Abstract and Keywords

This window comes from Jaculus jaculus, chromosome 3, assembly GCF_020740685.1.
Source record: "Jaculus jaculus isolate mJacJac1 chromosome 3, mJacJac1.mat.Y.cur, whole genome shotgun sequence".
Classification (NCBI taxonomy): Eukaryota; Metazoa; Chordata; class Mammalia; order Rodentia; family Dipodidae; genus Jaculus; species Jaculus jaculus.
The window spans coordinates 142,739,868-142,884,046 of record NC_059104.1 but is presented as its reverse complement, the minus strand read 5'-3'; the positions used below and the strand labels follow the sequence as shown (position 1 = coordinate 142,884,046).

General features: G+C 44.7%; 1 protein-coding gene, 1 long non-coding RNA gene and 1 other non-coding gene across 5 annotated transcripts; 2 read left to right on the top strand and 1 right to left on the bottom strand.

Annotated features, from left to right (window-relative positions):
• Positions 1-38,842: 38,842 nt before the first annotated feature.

This chapter looks at Latin literature in the Roman Empire, focusing on its role in expressing Roman domination of the Mediterranean world—its competition with the Greek literature it both admired and sort to displace, its technical texts (e.g. Pliny’s Natural History and the texts of Roman law) which expressed practical mastery, its reinforcement of imperial ideology in the presentation of the princeps, especially in the contexts of the initial dedications of various works and of formal imperial panegyric, its presentation of non-Roman races in historiography and ethnography, its expression of political hegemony through the key texts of the epic genre, and its final move though a particular focus on the figure of the emperor into another world-dominating discourse—that of Christianity.
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